Sourcing Is Simple

… but that doesn’t mean that it is easy.

I hear from some who do not understand sourcing’s purpose as a separate function within a recruitment organization that it’s “easy — anyone can source!” or that it “doesn’t need to be a separate function… sourcing is the easiest part of the whole process of recruiting.”

Is sourcing simple? Yes. Is it easy? Absolutely not. Unless you’ve been practicing for a while. Let me explain.

Simple: Plain, basic, or uncomplicated in form, nature, or design; used to emphasize the fundamental and straightforward nature of something.

Easy: Achieved without great effort; presenting few difficulties; requiring little skill or effort.

Simple means that something is straightforward and understandable in its basic foundations. Basically, simple is the theory statement.

Easy means that a task can be completed without much knowledge, skill, effort, thought, or education. Easy is the execution statement.

We all know that there is a big difference between theory and execution. Just because a person understands something doesn’t mean that he or she is able (or willing) to actually do it. (And do it well!)

There is no action statement in simplicity. You don’t say that something was accomplished with much “simplicity.” You do say though that it was accomplished with great “ease.”

It may seem like I’m being overly pedantic in this explanation, but when it comes to sourcing, knowing about it and actually doing it are night and day. Sourcing can certainly be understood with simple instruction. Simple education. Simple demonstration. But sitting down to a computer, or picking up a telephone, to actually engage in sourcing — that’s anything but easy.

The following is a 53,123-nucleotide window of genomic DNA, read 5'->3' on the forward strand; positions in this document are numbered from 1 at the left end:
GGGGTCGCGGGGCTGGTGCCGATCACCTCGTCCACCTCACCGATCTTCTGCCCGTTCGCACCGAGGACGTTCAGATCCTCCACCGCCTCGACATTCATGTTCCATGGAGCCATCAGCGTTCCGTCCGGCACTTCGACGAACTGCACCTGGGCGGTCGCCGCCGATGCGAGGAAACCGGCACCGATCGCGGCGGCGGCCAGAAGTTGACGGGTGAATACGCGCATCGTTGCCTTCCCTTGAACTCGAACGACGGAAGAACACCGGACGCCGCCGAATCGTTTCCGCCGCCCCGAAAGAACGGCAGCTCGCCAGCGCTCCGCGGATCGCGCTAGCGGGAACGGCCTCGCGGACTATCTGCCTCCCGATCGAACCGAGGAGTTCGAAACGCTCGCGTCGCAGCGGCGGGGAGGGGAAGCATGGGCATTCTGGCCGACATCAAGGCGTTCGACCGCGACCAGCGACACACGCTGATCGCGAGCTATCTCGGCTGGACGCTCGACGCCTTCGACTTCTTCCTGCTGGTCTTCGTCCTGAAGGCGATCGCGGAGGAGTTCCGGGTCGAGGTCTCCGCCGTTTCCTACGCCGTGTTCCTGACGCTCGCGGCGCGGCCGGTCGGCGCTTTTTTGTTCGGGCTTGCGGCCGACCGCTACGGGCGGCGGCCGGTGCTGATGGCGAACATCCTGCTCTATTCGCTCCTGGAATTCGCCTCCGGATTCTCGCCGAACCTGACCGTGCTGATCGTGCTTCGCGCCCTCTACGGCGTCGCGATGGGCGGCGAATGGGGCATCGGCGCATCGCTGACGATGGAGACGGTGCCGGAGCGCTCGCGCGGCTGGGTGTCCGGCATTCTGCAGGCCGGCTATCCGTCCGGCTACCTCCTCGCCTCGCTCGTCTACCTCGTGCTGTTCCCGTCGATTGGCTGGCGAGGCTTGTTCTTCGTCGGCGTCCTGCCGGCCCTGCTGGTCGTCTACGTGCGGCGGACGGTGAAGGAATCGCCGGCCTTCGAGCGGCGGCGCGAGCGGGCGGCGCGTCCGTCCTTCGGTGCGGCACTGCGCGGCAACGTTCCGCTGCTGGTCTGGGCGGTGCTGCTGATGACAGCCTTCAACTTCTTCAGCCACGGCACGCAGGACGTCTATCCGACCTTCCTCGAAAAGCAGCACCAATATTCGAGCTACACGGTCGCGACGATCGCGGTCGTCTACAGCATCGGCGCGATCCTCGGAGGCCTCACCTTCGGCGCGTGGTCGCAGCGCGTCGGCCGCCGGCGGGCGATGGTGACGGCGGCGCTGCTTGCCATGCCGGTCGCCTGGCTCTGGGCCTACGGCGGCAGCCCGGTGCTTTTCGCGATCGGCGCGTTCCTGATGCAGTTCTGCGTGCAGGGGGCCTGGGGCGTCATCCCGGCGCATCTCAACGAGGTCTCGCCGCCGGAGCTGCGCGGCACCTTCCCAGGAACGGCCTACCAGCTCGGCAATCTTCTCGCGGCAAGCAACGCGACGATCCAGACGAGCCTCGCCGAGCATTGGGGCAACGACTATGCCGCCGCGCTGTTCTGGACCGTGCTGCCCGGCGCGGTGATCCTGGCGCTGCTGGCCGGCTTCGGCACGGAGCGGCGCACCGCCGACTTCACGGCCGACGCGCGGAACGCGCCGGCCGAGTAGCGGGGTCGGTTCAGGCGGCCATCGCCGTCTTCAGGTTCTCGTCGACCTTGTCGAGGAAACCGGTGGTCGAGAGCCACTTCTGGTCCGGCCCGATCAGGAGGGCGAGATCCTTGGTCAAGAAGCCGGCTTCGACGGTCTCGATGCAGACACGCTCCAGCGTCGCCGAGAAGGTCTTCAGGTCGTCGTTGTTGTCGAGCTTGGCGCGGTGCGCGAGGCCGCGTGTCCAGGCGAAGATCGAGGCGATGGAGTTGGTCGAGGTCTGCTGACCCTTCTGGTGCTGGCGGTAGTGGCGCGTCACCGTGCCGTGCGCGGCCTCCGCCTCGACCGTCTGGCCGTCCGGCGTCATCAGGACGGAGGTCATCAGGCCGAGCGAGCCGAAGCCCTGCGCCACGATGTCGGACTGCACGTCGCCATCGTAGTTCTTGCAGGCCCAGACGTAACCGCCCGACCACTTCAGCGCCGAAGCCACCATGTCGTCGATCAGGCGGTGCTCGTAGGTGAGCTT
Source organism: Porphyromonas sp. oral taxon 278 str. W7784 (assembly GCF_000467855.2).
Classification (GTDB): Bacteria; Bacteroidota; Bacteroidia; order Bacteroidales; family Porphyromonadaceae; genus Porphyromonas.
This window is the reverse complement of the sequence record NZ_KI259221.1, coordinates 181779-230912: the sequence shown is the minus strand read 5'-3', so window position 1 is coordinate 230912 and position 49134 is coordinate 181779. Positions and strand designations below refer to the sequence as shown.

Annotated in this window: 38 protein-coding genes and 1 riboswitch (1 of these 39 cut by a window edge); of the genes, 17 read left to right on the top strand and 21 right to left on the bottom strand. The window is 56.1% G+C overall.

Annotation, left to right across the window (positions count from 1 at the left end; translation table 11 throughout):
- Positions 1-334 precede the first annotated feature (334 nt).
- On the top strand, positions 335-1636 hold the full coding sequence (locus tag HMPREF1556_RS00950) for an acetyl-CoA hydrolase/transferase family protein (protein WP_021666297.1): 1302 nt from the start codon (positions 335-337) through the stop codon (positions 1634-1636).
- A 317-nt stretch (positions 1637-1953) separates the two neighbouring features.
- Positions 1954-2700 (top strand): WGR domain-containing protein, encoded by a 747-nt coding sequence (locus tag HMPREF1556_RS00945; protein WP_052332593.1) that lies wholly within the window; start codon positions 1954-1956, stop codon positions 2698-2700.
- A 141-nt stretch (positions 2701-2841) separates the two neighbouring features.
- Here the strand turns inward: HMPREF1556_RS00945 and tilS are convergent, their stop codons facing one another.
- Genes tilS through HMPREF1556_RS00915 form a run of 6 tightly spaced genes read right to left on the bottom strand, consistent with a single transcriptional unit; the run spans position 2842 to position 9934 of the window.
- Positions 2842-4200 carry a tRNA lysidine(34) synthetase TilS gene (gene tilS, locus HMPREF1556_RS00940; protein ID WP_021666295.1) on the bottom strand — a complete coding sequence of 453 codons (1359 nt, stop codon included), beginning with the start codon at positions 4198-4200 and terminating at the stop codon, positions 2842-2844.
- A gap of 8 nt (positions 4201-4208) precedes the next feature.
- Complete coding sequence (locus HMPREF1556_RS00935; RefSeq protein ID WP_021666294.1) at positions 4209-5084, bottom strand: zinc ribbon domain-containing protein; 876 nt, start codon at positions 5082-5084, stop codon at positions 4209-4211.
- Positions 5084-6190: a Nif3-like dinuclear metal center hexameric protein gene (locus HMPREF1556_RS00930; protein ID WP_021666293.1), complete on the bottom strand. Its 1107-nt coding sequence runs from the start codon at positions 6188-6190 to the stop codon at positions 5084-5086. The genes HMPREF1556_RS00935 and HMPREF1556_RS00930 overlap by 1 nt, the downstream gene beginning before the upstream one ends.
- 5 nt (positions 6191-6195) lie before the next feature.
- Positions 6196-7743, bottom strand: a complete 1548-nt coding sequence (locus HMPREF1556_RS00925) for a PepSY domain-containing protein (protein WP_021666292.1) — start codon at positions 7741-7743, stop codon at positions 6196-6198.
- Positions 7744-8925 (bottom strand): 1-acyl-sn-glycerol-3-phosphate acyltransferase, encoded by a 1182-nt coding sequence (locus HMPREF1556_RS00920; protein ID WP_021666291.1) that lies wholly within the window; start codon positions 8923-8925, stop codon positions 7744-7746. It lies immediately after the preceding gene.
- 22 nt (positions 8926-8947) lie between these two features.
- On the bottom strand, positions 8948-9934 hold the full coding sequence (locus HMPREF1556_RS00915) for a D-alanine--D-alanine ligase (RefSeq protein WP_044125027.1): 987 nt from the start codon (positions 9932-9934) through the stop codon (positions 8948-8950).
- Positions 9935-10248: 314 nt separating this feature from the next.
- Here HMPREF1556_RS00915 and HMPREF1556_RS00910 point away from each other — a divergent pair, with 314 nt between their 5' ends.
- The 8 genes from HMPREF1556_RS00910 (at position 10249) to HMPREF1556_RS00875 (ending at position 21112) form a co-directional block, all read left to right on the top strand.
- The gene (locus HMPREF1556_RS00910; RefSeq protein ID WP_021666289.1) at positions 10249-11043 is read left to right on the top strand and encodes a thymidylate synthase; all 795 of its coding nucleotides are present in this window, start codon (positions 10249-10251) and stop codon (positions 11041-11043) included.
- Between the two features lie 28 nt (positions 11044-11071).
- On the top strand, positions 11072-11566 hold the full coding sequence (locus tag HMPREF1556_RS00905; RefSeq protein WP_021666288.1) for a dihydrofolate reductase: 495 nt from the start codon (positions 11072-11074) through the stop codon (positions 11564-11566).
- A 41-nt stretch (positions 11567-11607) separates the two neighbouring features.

That is, if you expect quality results.

There is the qualifying statement. Sourcing CAN be easy… but only by investing much time and effort into its “simplicity” in order to produce quality results. And I’m sure every last one of you would agree that quality is of the utmost importance when sourcing for candidates to fill your open positions.

Here’s a great example I found showing the difference between simple and easy in everyday life:

Finishing a marathon is simple.

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Put one foot in front of the other.

Repeat as necessary – go 26.2 miles.

I wish it were so easy.

Have you ever tried to diet? The idea of it is simple — eat less + exercise more = lose weight. But anyone who has tried to lose weight knows that it isn’t easy! Quitting smoking as well — simple, right? All you have to do is put down that cigarette. How many of you have tried multiple times to do this? It’s one of the hardest things to do.

How much this exemplifies the art and science of sourcing! An opening may seem simple to fill — “All we need is A, B, and C.” But the ease in finding that simple list? Sometimes, you may spend a whole day sourcing for that type of candidate and only find one person. Hiring authoriries, recruiters, and sadly even some of our own managers look at sourcing with this kind of mindset. “All we need is this… why can’t you find it? It’s EASY.” If it were only that easy.

Sourcing is the simplest part of the recruiting process. “Find people for opportunity.” No-brainer for simplicity there. Compared to recruiting (“Sell people on opportunity”) and HR (“Keep people happy/productive in opportunity”) — absolutely, I agree.

But is it easy? No. It takes years of difficult “simple” to produce the illusion of “easy” — training, practice, and a great understanding of proper sourcing for quality results is what will turn simple into easy.

“Many things in life are simple, very few worth doing well are easy.”

Amybeth Quinn began her career in sourcing working within the agency world as an Internet Researcher. Since 2002, she has worked in both agency and corporate sourcing and recruiting roles as both individual contributor and manager, and also served previously as the editor of The Fordyce Letter and SourceCon.com with ERE Media. She currently works as Sr. Manager, Technical Talent Sourcing for Walmart eCommerce. You can connect with her on Twitter at @researchgoddess.

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